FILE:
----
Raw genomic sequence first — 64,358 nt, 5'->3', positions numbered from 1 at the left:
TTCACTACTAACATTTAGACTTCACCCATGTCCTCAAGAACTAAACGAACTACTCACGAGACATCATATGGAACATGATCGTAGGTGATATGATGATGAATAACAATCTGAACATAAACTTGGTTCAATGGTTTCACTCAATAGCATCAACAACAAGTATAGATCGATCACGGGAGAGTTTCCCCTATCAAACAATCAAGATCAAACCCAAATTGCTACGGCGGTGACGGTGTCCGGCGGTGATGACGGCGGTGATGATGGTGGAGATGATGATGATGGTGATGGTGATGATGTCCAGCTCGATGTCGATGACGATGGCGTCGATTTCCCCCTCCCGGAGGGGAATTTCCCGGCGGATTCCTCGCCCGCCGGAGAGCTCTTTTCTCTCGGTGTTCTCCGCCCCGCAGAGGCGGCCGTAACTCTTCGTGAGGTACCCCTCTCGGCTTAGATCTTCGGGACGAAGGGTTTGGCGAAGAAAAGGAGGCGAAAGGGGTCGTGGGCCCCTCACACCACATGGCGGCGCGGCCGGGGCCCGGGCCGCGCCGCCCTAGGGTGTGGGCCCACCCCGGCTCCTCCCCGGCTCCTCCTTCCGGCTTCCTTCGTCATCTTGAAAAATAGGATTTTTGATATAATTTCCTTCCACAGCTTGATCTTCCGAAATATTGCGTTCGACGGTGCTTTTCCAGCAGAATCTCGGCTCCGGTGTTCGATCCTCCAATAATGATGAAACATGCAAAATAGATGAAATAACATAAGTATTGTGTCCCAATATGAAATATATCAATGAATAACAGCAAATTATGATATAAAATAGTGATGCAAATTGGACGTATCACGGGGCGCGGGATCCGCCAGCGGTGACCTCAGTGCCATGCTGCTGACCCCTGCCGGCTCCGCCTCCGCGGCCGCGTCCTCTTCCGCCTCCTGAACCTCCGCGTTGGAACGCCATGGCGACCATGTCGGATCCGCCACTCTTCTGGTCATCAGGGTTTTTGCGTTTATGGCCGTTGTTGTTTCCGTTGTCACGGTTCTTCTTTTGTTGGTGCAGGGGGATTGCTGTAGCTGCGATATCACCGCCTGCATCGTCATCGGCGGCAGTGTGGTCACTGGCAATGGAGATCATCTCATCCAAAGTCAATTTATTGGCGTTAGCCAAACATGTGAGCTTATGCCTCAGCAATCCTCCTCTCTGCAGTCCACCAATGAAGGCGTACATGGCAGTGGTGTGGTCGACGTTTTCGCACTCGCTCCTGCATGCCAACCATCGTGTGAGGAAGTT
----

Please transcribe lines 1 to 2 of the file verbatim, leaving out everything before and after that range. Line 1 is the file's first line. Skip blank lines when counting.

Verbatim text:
Raw genomic sequence first — 64,358 nt, 5'->3', positions numbered from 1 at the left:
TTCACTACTAACATTTAGACTTCACCCATGTCCTCAAGAACTAAACGAACTACTCACGAGACATCATATGGAACATGATCGTAGGTGATATGATGATGAATAACAATCTGAACATAAACTTGGTTCAATGGTTTCACTCAATAGCATCAACAACAAGTATAGATCGATCACGGGAGAGTTTCCCCTATCAAACAATCAAGATCAAACCCAAATTGCTACGGCGGTGACGGTGTCCGGCGGTGATGACGGCGGTGATGATGGTGGAGATGATGATGATGGTGATGGTGATGATGTCCAGCTCGATGTCGATGACGATGGCGTCGATTTCCCCCTCCCGGAGGGGAATTTCCCGGCGGATTCCTCGCCCGCCGGAGAGCTCTTTTCTCTCGGTGTTCTCCGCCCCGCAGAGGCGGCCGTAACTCTTCGTGAGGTACCCCTCTCGGCTTAGATCTTCGGGACGAAGGGTTTGGCGAAGAAAAGGAGGCGAAAGGGGTCGTGGGCCCCTCACACCACATGGCGGCGCGGCCGGGGCCCGGGCCGCGCCGCCCTAGGGTGTGGGCCCACCCCGGCTCCTCCCCGGCTCCTCCTTCCGGCTTCCTTCGTCATCTTGAAAAATAGGATTTTTGATATAATTTCCTTCCACAGCTTGATCTTCCGAAATATTGCGTTCGACGGTGCTTTTCCAGCAGAATCTCGGCTCCGGTGTTCGATCCTCCAATAATGATGAAACATGCAAAATAGATGAAATAACATAAGTATTGTGTCCCAATATGAAATATATCAATGAATAACAGCAAATTATGATATAAAATAGTGATGCAAATTGGACGTATCACGGGGCGCGGGATCCGCCAGCGGTGACCTCAGTGCCATGCTGCTGACCCCTGCCGGCTCCGCCTCCGCGGCCGCGTCCTCTTCCGCCTCCTGAACCTCCGCGTTGGAACGCCATGGCGACCATGTCGGATCCGCCACTCTTCTGGTCATCAGGGTTTTTGCGTTTATGGCCGTTGTTGTTTCCGTTGTCACGGTTCTTCTTTTGTTGGTGCAGGGGGATTGCTGTAGCTGCGATATCACCGCCTGCATCGTCATCGGCGGCAGTGTGGTCACTGGCAATGGAGATCATCTCATCCAAAGTCAATTTATTGGCGTTAGCCAAACATGTGAGCTTATGCCTCAGCAATCCTCCTCTCTGCAGTCCACCAATGAAGGCGTACATGGCAGTGGTGTGGTCGACGTTTTCGCACTCGCTCCTGCATGCCAACCATCGTGTGAGGAAGTT